EDINBURG, Texas (ValleyCentral) — Senior citizens across Texas are among the most vulnerable to fall victim to neglect, abuse and financial exploitation.

Several workshops are making their way across the RGV to raise awareness to help put an end to the ongoing issue.

These workshops are free and open to the public.

Speakers presented different topics which can help others identify the signs of financial exploitation and much more.

“Workshops of this nature are geared towards awareness,” Ann Cortez, District Director of the Department of Texas Adult Protective Services said.

Opening a trust, the importance of a power attorney, and guardianship were just some of the many topics discussed in making sure no one falls victim to financial exploitation.

“It’s helpful for me to help them be their own advocates,” Annette Rios-Barrera, hospice caregiver said.

Rios-Barrera works closely with hospice patients and has to help guide residents with important decisions.

She says information sessions like these are key.

“It is a lot of pressure for them when they don’t know what to do so information that is given like this by Silver Ribbon for us who work in the community with actual patients who need this kind of information is really crucial for us to educate and provide that information,” Rios-Barrera said.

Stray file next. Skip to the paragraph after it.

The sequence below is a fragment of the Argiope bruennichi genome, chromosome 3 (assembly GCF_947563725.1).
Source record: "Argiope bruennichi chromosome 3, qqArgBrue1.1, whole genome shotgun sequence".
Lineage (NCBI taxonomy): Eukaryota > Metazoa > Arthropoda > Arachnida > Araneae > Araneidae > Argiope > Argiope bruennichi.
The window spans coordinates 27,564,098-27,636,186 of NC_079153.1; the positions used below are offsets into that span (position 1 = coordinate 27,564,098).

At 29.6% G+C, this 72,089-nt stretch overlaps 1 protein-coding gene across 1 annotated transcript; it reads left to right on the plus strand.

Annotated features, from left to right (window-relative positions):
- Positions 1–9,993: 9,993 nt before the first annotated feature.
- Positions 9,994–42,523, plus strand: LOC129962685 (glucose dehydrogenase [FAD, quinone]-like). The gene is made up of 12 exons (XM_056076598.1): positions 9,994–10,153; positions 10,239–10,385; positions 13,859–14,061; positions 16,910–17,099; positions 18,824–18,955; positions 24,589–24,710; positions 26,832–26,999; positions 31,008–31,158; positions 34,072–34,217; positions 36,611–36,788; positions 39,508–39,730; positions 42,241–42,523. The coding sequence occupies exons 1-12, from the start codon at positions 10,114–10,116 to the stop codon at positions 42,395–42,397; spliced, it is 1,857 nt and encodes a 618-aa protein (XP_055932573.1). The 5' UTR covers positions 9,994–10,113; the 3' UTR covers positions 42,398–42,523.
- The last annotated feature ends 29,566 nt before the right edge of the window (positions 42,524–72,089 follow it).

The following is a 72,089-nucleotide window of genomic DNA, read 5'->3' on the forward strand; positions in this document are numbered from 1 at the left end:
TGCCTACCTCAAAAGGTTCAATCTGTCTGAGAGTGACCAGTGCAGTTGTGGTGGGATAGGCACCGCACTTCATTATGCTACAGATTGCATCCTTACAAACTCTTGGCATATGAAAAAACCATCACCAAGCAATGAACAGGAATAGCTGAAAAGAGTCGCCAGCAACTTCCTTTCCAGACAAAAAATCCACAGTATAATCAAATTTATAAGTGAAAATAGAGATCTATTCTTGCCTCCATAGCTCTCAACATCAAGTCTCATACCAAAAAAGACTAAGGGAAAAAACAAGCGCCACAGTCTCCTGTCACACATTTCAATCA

“There are resources out there for individuals who have been exploited or are vulnerable to exploitation and abuse,” Cortez said.

The workshop is in partnership with Silver Ribbon Community Partners who say abuse, neglect and financial exploitation can come from the ones you trust the most like loved ones.

“I’m here to educate the community about what is needed because the more education we can do the simpler it’s going to be for folks the less stressful the less expensive in the long run it’s going to cost,” attorney Sharon Almaguer said.

Speakers say the key thing to do is to always have a plan.

“It’s so easy for people to try and go on the internet or go to a notary and get things done and you know sometimes it works out fine but when it doesn’t work out fine we find out afterwards it’s not working out fine and it becomes a costly mess,” Almaguer said.

The workshop will have another stop in Cameron County and another near the Coastal Bend.